$ sudo openssl x509 -req -in client.req -CA ca.cer -CAkey ca.key -set_serial 101 -extensions client -days 365 -outform PEM -out client.cer

Convert the client certificate and private key to pkcs#12 format for use by browsers.

$ sudo openssl pkcs12 -export -inkey client.key -in client.cer -out client.p12

Clean up – remove the client private key, client cert and client request files as the pkcs12 has everything needed.

$ sudo rm client.key client.cer client.req

Step 5: Add Client-side Certificate to Devices

Import the client.p12 file into your browser.

To copy client.p12 from the Raspberry Pi to a Mac, open a terminal window and enter the command:

$ pwd
$ scp pi@♣raspberry-pi-ip♣:client.p12 /Users/♣your-username♣ 

Double click the file to import into the operating system’s keystore that will be used by IE and Chrome.

For Firefox, open the Options → Advanced → Certificates → View Certificates → Your Certificates and import the certificate.

For Android phones, the browser must be Chrome.

Email client.p12 as an attachment to your device.

Open the email on the Android phone and save the attachment to downloads

Go to home screen and open Settings → Security → Credential Storage → Install from device storage → Open the client.p12 file

Enter pass phrase: ♣cert-password♣

For Apple phones, email the cert and double click on it, then follow the directions.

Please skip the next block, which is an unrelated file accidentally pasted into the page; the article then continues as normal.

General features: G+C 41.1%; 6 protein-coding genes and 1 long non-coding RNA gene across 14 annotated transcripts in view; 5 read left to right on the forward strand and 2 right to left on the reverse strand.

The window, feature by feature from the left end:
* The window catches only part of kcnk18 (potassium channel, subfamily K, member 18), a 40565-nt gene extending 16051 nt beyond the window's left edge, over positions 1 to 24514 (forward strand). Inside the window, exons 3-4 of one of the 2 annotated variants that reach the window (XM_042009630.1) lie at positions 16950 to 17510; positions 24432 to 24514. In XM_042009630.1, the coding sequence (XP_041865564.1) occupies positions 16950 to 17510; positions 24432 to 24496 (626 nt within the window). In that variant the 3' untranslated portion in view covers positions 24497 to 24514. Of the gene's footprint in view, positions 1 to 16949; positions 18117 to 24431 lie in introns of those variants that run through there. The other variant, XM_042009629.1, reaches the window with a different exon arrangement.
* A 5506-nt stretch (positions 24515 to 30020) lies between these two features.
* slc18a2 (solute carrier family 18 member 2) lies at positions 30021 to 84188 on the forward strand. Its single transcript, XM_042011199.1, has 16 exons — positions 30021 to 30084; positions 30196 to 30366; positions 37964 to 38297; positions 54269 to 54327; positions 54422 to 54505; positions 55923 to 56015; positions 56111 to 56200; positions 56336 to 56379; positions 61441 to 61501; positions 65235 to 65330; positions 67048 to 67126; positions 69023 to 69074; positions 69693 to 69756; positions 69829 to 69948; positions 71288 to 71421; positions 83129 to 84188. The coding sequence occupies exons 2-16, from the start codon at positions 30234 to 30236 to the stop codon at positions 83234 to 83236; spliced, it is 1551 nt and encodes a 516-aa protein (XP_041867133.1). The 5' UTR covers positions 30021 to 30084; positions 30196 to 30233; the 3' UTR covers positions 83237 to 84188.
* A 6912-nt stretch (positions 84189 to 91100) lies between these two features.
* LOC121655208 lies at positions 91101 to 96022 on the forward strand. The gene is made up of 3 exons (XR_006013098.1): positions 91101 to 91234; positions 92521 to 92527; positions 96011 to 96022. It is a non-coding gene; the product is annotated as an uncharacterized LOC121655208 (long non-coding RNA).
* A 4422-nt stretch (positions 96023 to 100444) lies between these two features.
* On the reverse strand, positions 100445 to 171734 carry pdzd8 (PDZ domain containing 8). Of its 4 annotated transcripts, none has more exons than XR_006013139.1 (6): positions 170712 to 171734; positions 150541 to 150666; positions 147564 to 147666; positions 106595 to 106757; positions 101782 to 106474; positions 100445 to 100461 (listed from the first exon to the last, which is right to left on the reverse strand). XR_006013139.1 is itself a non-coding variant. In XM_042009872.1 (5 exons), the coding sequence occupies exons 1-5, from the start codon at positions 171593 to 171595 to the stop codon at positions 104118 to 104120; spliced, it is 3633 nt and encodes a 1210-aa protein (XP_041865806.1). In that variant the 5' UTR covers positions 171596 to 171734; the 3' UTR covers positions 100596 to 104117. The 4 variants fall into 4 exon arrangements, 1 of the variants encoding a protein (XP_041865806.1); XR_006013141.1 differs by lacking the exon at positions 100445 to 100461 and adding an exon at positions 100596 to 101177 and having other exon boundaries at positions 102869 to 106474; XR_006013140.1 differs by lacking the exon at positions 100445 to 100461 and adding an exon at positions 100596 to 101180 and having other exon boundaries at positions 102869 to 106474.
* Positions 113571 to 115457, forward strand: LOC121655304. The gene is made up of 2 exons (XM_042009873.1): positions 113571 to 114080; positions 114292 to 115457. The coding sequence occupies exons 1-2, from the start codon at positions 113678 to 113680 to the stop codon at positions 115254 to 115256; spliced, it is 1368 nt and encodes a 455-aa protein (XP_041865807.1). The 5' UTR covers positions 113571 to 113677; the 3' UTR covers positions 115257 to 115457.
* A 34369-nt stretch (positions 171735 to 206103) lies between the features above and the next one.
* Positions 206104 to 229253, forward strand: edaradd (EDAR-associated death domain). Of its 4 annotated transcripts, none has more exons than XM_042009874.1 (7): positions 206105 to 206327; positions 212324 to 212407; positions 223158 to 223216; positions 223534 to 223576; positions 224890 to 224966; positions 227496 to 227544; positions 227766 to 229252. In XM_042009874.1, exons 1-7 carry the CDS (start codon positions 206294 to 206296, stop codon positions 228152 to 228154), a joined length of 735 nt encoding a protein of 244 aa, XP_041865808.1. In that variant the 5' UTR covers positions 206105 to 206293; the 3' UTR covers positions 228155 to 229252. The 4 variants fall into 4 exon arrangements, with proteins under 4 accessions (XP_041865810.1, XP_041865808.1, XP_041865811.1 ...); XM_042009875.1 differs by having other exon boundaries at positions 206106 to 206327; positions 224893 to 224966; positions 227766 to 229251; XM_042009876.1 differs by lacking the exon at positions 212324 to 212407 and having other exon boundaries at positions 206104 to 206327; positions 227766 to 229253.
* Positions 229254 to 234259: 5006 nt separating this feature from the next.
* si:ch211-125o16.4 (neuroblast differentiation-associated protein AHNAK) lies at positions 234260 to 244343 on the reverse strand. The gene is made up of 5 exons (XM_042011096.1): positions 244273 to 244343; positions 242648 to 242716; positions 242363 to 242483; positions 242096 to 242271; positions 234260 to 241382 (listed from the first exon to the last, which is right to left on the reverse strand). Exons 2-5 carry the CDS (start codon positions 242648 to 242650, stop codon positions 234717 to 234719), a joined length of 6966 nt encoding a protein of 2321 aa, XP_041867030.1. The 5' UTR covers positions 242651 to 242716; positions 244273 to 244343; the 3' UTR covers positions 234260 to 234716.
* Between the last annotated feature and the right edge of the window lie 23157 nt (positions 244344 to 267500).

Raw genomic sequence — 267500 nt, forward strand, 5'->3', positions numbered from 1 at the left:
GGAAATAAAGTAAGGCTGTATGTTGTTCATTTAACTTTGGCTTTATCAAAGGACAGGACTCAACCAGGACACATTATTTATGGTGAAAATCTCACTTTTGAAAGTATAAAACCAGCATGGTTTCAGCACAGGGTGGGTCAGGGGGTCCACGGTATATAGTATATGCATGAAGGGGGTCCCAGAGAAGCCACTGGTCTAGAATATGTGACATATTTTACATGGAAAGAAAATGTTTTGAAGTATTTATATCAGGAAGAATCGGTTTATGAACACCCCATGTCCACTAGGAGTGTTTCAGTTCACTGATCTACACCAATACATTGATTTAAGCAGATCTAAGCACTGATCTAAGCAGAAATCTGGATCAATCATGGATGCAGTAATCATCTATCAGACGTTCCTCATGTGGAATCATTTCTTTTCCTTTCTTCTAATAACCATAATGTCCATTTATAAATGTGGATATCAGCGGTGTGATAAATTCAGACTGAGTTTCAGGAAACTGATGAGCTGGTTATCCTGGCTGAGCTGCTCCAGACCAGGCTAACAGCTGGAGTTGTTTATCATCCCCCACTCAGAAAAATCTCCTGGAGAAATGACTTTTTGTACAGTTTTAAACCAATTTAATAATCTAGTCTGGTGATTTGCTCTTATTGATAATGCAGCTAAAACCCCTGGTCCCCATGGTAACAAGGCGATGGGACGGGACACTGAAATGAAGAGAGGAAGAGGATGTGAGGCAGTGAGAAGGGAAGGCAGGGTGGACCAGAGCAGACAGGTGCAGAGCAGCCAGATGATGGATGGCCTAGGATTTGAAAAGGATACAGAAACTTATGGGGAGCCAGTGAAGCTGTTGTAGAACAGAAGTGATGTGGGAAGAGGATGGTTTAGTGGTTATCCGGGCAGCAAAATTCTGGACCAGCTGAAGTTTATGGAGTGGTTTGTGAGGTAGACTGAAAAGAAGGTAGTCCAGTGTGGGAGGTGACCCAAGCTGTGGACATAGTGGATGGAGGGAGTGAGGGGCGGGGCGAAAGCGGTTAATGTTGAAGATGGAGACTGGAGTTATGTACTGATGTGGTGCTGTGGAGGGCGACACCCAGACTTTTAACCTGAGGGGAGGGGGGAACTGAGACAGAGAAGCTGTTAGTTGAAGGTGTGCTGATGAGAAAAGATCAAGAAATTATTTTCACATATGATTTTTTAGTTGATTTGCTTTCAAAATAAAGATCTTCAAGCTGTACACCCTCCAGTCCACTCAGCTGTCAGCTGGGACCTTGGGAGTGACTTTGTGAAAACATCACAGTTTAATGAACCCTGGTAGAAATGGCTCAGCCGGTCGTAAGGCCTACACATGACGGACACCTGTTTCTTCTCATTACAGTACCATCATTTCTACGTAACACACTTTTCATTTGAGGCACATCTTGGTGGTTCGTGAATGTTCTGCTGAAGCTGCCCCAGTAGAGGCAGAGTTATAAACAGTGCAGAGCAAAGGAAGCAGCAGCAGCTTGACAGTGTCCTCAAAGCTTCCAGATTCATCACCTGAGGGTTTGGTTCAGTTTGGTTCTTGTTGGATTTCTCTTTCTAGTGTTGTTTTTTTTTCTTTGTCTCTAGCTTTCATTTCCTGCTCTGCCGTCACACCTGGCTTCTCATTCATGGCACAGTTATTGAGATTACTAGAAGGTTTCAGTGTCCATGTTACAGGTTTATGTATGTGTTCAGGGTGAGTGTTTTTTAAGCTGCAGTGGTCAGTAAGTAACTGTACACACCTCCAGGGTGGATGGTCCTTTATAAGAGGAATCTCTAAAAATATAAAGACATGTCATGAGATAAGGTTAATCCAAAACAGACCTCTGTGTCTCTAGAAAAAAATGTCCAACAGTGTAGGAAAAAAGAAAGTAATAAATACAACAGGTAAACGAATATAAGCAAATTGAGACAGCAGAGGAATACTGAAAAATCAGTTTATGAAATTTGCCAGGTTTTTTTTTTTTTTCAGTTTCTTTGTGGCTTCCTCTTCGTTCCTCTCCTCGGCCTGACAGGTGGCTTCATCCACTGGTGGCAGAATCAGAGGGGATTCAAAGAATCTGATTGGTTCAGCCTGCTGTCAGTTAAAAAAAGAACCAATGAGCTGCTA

Email client.p12 and ca.cer as attachments

Step 6: ​Disable HTTP in Apache

$ sudo nano /etc/apache2/ports.conf

Comment out these lines:

NameVirtualHost *:80
Listen 80

So it looks like:

# NameVirtualHost *:80
# Listen 80
Listen 443
NameVirtualHost *:443
<VirtualHost *:443>
	ServerName ♣raspberry-pi-hostname♣
	Redirect permanent https://♣u-verse-gateway-ip♣

Save the file (CTRL-o, ENTER, CTRL-x)

Restart Apache

$ sudo service apache2 restart

Step 7: Disable HTTP on U-verse Gateway

HTTPS is secure and uses port 443. HTTP is insecure and uses port 80. My internet service provider's (ISP) U-Verse 2-Wire gateway provides a firewall.

Login to U-verse 2-Wire Gateway.

On MacBook, open browser and enter: ♣u-verse-gateway-ip-address♣. My gateway's IP is

Go to: Settings → Firewall → Applications, Pinholes and DMZ

And, select ♣raspberry-pi-hostname♣

Remove applications that allow port 80 through the web server

Keep or add port 443 on HTTPS Server

Now, visit your website with the browser where you imported the client certificate. You’ll likely be prompted for which client certificate to use – select it. Then you’ll be authenticated and allowed in!

Check each device.

If they all work, then you are done!

Step 8: Appendix: References